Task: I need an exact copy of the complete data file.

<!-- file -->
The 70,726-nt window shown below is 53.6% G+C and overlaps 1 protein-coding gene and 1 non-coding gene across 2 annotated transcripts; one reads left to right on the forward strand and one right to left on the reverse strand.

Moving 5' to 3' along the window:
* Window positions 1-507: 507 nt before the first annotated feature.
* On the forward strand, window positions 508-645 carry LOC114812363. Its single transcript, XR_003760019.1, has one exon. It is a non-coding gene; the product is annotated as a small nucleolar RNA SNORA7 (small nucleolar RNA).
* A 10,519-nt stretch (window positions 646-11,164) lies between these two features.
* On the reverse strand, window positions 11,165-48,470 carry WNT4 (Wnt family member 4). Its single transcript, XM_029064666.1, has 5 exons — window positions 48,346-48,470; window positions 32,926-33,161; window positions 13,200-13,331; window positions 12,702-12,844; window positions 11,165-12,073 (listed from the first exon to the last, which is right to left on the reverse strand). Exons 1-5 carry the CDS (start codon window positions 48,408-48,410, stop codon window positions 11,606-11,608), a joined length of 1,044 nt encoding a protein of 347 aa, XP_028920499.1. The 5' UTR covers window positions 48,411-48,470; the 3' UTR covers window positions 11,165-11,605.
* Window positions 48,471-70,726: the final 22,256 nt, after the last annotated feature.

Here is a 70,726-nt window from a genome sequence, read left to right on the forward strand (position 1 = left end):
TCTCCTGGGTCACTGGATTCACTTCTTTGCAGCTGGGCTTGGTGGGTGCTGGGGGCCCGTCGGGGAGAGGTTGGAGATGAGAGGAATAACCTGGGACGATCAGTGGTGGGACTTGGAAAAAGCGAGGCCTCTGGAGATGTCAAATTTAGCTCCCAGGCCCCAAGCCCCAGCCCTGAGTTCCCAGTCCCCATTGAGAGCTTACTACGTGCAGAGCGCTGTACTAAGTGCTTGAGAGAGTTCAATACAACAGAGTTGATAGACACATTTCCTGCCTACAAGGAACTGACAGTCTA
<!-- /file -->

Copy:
The 70,726-nt window shown below is 53.6% G+C and overlaps 1 protein-coding gene and 1 non-coding gene across 2 annotated transcripts; one reads left to right on the forward strand and one right to left on the reverse strand.

Moving 5' to 3' along the window:
* Window positions 1-507: 507 nt before the first annotated feature.
* On the forward strand, window positions 508-645 carry LOC114812363. Its single transcript, XR_003760019.1, has one exon. It is a non-coding gene; the product is annotated as a small nucleolar RNA SNORA7 (small nucleolar RNA).
* A 10,519-nt stretch (window positions 646-11,164) lies between these two features.
* On the reverse strand, window positions 11,165-48,470 carry WNT4 (Wnt family member 4). Its single transcript, XM_029064666.1, has 5 exons — window positions 48,346-48,470; window positions 32,926-33,161; window positions 13,200-13,331; window positions 12,702-12,844; window positions 11,165-12,073 (listed from the first exon to the last, which is right to left on the reverse strand). Exons 1-5 carry the CDS (start codon window positions 48,408-48,410, stop codon window positions 11,606-11,608), a joined length of 1,044 nt encoding a protein of 347 aa, XP_028920499.1. The 5' UTR covers window positions 48,411-48,470; the 3' UTR covers window positions 11,165-11,605.
* Window positions 48,471-70,726: the final 22,256 nt, after the last annotated feature.

Here is a 70,726-nt window from a genome sequence, read left to right on the forward strand (position 1 = left end):
TCTCCTGGGTCACTGGATTCACTTCTTTGCAGCTGGGCTTGGTGGGTGCTGGGGGCCCGTCGGGGAGAGGTTGGAGATGAGAGGAATAACCTGGGACGATCAGTGGTGGGACTTGGAAAAAGCGAGGCCTCTGGAGATGTCAAATTTAGCTCCCAGGCCCCAAGCCCCAGCCCTGAGTTCCCAGTCCCCATTGAGAGCTTACTACGTGCAGAGCGCTGTACTAAGTGCTTGAGAGAGTTCAATACAACAGAGTTGATAGACACATTTCCTGCCTACAAGGAACTGACAGTCTA